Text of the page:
The new season of Game of Thrones is almost upon us, and while we wait for this year’s deaths, we visit some of the show’s prime shooting locales in the magnificent countryside of Northern Ireland and realise that it has more than enough to enthrall, even if you aren’t a fan. For Throners, it’s a pilgrimage
Words: ANJUMAN DEODHAR
Photographs: VINOBHA NATHAN
I must admit that before I went to Northern Ireland, I wasn’t a huge Game of Thrones fan. I’d seen a few episodes of Season 1, but the bug hadn’t bit. In fact, I was a lot more excited about the possibility of bumping into an ex-IRA member or two than visiting GoT locations. All those shenanigans over the Iron Throne seemed a bit much to me. Sure, the abrupt killing-off of characters that seem integral to the plot scored big on shock value, and any story that has dragons and naked women can’t be all bad, can it?
By the time I got back, I was hooked. And it wasn’t just the frenzy surrounding the show that had made me a convert. Sure, I came across some serious Throners while I was there. But more than that, it was the places I had visited that made all the difference. Like I said, I’d seen a few episodes. But to visit the exact same place where Ned Stark found the Direwolf puppies, or to dress up as Jon Snow and shoot a longbow at Winterfell, well, that was surreal!
Northern Ireland is breathtaking even without the GoT connection, with the myriad shades of green that make up its countryside, dramatic cliffs that fall into the pounding Atlantic, and scads of castles, and I was even more curious to find out what Benioff and Weiss – the show’s creators – had done with the rest of the places I visited. So, before sitting down to write, I watched every episode of every season – close to 50 hours of TV-watching under the pretext of research. Talk about dedication to the job.
We’d started out at Tollymore Forest Park, the Haunted Forest from where the White Walkers appear in the very first episode. And what a place it is! I’m not much of a city kind of guy. Take me out into the countryside, and, almost immediately, I’ve got a stupid smile plastered on my face. And there I was, on my very first day in Northern Ireland, 40 miles south of Belfast at the foothills of the Mourne Mountains, walking over a carpet of leaves on paths meandering through 1,600 acres of dense forest. The Tollymore Estate was built in the mid-18th century and has some of the oldest trees in all of Ireland. A magnificent avenue of Himalayan cedars lines the entrance to the park, with an imposing Gothic arch complete with turrets and everything. There are ash, beech, birch and willow, just to name a few. Soon Vinobha, our intrepid photog, wandered off somewhere, presumably to get the ‘perfect’ shot of one of the many wooden bridges that span the Shimna River, and our guide Diedra went off looking for him. I found myself all alone in the forest, with just the gentle gurgle of the river and the lilting calls of invisible birds for company. Even if I was told that this was all I’d be doing in Northern Ireland, I wouldn’t have complained. But we were just getting started! After a leisurely lunch of seafood chowder in the sleepy village of Strangford, I found myself in yet another vast expanse of natural beauty and heritage architecture at Castle Ward.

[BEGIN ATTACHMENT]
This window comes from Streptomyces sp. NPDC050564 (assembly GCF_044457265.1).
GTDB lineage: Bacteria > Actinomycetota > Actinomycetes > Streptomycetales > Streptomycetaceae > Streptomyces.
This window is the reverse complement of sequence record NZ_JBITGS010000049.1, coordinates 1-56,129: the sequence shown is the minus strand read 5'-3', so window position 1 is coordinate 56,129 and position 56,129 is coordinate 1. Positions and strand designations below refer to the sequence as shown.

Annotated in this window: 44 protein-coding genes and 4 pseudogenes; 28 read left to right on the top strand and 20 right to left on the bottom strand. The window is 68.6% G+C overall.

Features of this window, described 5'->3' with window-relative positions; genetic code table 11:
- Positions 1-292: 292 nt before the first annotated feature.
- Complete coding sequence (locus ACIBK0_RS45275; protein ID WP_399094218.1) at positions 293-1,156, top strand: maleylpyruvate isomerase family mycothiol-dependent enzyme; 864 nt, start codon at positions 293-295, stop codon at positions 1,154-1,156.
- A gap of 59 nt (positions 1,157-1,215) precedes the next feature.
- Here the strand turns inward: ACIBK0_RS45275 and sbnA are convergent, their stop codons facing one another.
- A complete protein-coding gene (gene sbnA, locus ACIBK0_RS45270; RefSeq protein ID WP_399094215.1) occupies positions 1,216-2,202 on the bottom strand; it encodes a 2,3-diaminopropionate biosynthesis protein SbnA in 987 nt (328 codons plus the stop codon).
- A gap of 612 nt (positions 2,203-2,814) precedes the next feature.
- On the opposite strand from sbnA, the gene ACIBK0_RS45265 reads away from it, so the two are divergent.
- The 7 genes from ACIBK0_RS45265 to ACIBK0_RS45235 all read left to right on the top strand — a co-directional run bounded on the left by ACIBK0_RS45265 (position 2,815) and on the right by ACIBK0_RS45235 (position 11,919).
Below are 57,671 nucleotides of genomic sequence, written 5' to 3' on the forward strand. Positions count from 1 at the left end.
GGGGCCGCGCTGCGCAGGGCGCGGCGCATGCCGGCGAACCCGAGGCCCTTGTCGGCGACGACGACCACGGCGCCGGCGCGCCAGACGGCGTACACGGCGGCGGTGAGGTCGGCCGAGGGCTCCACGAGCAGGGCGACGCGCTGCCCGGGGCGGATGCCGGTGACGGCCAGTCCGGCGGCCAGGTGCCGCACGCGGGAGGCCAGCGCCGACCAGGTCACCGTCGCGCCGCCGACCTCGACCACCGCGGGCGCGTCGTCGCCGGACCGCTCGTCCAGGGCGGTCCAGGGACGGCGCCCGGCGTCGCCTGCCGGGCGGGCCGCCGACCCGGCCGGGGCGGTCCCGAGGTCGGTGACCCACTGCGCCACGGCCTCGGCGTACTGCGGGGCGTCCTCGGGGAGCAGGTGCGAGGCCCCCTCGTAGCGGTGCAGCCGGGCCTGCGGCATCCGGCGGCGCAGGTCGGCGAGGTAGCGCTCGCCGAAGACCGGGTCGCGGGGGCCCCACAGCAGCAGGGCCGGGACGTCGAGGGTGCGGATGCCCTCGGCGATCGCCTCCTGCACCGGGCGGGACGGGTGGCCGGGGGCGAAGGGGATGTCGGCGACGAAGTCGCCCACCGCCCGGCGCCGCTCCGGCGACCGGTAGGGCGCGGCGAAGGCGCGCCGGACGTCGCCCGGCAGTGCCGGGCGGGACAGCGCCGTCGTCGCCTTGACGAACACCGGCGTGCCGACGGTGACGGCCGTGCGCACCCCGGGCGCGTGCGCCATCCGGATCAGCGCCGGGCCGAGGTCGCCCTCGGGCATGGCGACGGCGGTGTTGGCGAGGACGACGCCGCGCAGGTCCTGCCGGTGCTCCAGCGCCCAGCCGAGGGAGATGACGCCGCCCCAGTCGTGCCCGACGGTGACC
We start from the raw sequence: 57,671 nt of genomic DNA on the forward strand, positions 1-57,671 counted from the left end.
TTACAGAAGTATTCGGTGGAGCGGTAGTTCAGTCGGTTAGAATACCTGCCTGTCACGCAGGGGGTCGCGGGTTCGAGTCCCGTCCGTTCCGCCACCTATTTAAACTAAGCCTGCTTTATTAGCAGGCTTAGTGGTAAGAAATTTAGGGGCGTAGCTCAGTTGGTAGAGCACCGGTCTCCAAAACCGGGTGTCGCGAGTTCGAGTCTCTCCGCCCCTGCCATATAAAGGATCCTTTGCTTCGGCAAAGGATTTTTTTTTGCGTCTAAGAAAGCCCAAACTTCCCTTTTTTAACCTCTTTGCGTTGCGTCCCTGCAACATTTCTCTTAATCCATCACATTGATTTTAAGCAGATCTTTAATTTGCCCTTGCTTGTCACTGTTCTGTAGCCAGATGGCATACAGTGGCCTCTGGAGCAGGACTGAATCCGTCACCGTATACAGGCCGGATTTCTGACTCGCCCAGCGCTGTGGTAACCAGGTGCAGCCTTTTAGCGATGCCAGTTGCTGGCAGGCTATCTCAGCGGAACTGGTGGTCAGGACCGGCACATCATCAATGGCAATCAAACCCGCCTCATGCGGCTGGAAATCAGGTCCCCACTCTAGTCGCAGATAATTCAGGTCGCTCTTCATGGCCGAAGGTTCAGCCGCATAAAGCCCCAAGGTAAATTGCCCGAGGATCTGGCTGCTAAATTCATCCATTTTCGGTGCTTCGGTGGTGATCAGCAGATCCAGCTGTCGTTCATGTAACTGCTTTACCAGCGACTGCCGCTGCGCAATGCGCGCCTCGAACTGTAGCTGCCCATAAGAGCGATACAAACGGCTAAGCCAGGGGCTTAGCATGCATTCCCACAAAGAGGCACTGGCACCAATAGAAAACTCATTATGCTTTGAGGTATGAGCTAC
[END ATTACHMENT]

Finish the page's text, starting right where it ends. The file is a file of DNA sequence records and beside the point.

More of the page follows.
This is one of my favourite things about Ireland – that there’s so much history in evidence wherever you go. It’s one thing going to a museum and poring over artefacts, but seeing old castles and tower houses dating back to Norman times still standing in the exact same place as they have for centuries is something entirely different. Sure, some are a bit crumbly – like Dunluce Castle, which looks like it could drop off into the sea at any moment, but most are surprisingly well preserved. And they’re surrounded by acres of meadow that cover the gently undulating hillsides. The Irish countryside is truly special.
Anjuman and Vinobha wandered through Northern Ireland with a vengeance, seeking out GoT locations and just plain beautiful destinations – and they came back awestruck! Get the rest of their exploration in the February 2016 issue of Lonely Planet Magazine India. Pick up a copy from your newsstand or click to subscribe via Zinio or Magzter.